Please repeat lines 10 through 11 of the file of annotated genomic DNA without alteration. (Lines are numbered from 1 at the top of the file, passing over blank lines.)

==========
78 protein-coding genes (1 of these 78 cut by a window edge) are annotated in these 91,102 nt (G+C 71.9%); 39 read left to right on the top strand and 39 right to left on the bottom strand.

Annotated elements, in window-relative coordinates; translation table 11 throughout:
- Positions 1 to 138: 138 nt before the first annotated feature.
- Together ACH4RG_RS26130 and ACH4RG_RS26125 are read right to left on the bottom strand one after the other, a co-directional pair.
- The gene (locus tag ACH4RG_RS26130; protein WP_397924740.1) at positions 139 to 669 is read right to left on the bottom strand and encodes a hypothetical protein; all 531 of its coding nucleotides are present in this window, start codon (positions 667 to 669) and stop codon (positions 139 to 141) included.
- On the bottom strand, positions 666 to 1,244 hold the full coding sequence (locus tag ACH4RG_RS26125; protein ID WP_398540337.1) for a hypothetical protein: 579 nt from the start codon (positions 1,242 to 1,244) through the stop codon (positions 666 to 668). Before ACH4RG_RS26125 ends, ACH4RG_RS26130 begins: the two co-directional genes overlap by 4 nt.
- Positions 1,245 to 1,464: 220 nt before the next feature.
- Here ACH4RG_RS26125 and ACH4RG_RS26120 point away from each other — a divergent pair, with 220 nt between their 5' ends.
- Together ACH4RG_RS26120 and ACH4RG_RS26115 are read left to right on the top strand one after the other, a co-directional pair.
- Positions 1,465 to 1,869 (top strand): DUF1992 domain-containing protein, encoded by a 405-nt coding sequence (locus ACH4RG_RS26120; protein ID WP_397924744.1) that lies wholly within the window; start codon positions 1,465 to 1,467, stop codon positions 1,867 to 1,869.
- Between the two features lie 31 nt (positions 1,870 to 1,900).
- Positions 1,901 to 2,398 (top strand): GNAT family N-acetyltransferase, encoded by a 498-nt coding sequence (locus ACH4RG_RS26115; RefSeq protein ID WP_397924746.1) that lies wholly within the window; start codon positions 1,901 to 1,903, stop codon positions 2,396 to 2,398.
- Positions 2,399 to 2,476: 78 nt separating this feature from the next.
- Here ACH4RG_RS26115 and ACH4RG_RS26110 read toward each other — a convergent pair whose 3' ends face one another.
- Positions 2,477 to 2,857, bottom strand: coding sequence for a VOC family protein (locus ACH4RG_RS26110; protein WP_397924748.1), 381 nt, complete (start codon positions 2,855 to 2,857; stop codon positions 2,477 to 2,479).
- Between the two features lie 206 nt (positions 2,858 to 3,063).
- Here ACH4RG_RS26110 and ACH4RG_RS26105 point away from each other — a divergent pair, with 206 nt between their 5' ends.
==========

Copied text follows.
- Positions 1,465 to 1,869 (top strand): DUF1992 domain-containing protein, encoded by a 405-nt coding sequence (locus ACH4RG_RS26120; protein ID WP_397924744.1) that lies wholly within the window; start codon positions 1,465 to 1,467, stop codon positions 1,867 to 1,869.
- Between the two features lie 31 nt (positions 1,870 to 1,900).